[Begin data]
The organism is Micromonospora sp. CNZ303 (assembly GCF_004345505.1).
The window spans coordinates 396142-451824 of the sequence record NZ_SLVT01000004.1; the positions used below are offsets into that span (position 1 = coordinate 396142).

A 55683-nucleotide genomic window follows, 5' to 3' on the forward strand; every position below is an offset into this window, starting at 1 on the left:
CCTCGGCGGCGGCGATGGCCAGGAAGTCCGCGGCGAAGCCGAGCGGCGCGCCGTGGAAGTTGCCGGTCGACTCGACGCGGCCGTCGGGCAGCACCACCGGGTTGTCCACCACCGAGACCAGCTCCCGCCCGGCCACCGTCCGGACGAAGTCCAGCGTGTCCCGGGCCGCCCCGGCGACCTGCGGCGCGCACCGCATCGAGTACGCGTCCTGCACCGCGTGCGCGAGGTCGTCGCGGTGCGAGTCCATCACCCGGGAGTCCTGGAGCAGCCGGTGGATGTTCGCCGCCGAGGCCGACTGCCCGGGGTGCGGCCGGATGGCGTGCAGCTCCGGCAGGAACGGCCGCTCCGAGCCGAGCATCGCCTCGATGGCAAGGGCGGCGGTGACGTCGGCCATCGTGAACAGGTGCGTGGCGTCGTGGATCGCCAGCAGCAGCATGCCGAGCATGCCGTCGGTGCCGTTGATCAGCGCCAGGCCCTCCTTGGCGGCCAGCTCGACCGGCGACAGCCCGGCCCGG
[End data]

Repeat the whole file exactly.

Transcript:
The organism is Micromonospora sp. CNZ303 (assembly GCF_004345505.1).
The window spans coordinates 396142-451824 of the sequence record NZ_SLVT01000004.1; the positions used below are offsets into that span (position 1 = coordinate 396142).

A 55683-nucleotide genomic window follows, 5' to 3' on the forward strand; every position below is an offset into this window, starting at 1 on the left:
CCTCGGCGGCGGCGATGGCCAGGAAGTCCGCGGCGAAGCCGAGCGGCGCGCCGTGGAAGTTGCCGGTCGACTCGACGCGGCCGTCGGGCAGCACCACCGGGTTGTCCACCACCGAGACCAGCTCCCGCCCGGCCACCGTCCGGACGAAGTCCAGCGTGTCCCGGGCCGCCCCGGCGACCTGCGGCGCGCACCGCATCGAGTACGCGTCCTGCACCGCGTGCGCGAGGTCGTCGCGGTGCGAGTCCATCACCCGGGAGTCCTGGAGCAGCCGGTGGATGTTCGCCGCCGAGGCCGACTGCCCGGGGTGCGGCCGGATGGCGTGCAGCTCCGGCAGGAACGGCCGCTCCGAGCCGAGCATCGCCTCGATGGCAAGGGCGGCGGTGACGTCGGCCATCGTGAACAGGTGCGTGGCGTCGTGGATCGCCAGCAGCAGCATGCCGAGCATGCCGTCGGTGCCGTTGATCAGCGCCAGGCCCTCCTTGGCGGCCAGCTCGACCGGCGACAGCCCGGCCCGG